The Elkin and Alleghany Rail Trail in Elkin, N.C. on May 14, 2022. Photo: Lisa Lopez / Carolina Public Press

A few days before a hike, I often let my imagination get in the way of practicality. I conjure up all of the sensory stimulation the forest offers — the smell of the wet leaves, the sound of twigs cracking under my feet, the feel of an early morning chill. It’s easy to get caught up in the anticipation, but I’ve learned that hiking is much more than communing with the wonders of nature. It’s about organization and planning for adverse scenarios. As the saying goes, expect the best, but prepare for the worst. 

After several day hikes on the Mountains-to-Sea Trail, I have learned to take preparation seriously. A walk in the woods can be a wonderful way to spend a Saturday, but you need to plan for unpleasant things like slips or falls, bee stings, even curious bears. An unexpected trail or bridge repair can derail your entire day. Fortunately, we North Carolinians are lucky to live in a great trails state and we are even more fortunate to have a large community of folks willing to provide resources and advice.

The Friends of the Mountains-to-Sea network is one of these great resources. The group helps bring trail enthusiasts together to build, maintain and advocate for the trail and to ensure that all people feel welcome. As I’ve shared before, the MST has a website that is full of helpful information about planning your trail hike. It provides volunteer opportunities and updates with  the latest news about trail segments. 

In addition to the terrific updates and guides that the MST website provides, I recently discovered the Mountaineers Ten Essentials list, which was formalized in 1974 when it debuted in the third edition of “Mountaineering: The Freedom of the Hills.” The Mountaineers Ten Essentials list dates to the climbing courses of the 1930s. The publication now has nine editions, and it is written entirely by volunteers. It mirrors the combined knowledge of hundreds of outdoor skills instructors.

The list seeks to answer two basic questions:

  • Can you prevent emergencies and respond positively should one occur?
  • Can you safely spend a night (or more) outside? 

Whether the trail is difficult or easy, the Mountaineers Ten Essentials will help get you prepared: 

  1. Navigation: map, altimeter, compass (GPS device) 
  2. Headlamp and extra batteries
  3. Sun protection: sunglasses, sun-protective clothes; and sunscreen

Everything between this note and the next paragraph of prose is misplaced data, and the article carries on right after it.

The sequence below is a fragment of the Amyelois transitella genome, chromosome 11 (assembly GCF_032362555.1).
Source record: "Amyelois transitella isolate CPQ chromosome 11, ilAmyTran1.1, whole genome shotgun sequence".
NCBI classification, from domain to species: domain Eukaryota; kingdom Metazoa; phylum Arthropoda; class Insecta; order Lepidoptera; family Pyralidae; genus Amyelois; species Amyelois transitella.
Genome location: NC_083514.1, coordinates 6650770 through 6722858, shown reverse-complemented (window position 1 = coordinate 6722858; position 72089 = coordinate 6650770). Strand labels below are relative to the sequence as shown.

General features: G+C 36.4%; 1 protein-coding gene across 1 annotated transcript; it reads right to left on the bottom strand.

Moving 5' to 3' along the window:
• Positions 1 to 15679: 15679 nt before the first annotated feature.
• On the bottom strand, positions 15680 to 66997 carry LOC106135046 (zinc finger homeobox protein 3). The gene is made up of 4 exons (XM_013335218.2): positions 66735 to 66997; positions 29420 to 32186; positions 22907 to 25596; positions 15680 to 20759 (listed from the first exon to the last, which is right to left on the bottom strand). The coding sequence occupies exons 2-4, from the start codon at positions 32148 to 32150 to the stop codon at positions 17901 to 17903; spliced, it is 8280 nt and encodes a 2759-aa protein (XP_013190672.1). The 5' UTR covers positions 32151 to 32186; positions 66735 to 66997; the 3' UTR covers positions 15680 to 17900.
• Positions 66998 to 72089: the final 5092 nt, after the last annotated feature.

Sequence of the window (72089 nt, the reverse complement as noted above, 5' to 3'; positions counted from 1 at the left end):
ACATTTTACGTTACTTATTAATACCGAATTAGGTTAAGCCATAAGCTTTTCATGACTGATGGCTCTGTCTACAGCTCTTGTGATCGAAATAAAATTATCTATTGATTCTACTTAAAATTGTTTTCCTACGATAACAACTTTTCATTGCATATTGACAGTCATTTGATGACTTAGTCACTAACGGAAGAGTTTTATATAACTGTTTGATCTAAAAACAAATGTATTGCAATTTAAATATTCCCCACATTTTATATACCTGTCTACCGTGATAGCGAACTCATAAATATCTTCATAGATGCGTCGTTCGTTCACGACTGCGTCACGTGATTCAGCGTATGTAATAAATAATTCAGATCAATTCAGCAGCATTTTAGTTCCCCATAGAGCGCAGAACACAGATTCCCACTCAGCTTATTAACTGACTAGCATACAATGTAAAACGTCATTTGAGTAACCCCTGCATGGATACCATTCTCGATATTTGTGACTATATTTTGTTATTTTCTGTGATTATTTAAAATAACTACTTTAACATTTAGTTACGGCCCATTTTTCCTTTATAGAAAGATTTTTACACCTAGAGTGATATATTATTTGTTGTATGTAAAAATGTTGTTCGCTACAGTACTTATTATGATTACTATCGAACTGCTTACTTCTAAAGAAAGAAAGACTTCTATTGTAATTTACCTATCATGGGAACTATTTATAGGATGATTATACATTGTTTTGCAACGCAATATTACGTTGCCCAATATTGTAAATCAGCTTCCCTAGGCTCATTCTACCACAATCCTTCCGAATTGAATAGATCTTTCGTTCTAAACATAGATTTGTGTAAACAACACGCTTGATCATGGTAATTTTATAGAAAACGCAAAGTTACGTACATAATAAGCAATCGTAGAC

4. First aid: including foot care and insect repellent 
  5. Knife: plus, repair kit
  6. Fire: matches, lighter and tinder, or stove as appropriate
  7. Shelter: can be a lightweight emergency blanket
  8. Extra food
  9. Extra water: the average adult should drink 2 cups of water an hour or one liter of water every 2 hours on the trail
  10. Extra clothes: sufficient to survive an emergency overnight

Additionally, I always bring my smartphone with the AllTrails app downloaded. It not only shows me local trails, but it can be used for many activities, such as horseback riding, rock climbing, mountain biking, running, fishing and skiing. I also recommend the Mountains to Sea trail guides, which provide all the information needed to complete each of the 18 trail segments. These guides give you information about where to get supplies, lodging, camping, food, water along the trail and trailheads, complete with GPS coordinates. 

Here are some additional resources for your hiking journey:

Happy hiking!

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Correction: An earlier version misstated the recommended water intake for adults. It has been updated. Adults should drink 2 cups of water an hour or one liter every 2 hours on the trail.

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Lisa Lopez is the Development Director for Carolina Public Press. She oversees fundraising development for Carolina Public Press across North Carolina.

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  1. Regarding #9. I have hiked the most strenuous trails in the state, and I can’t remember when I ever drank anywhere close to 2 liters of water per hour. Even on a full day of backpacking I doubt I ever drank more than about 4-5 liters.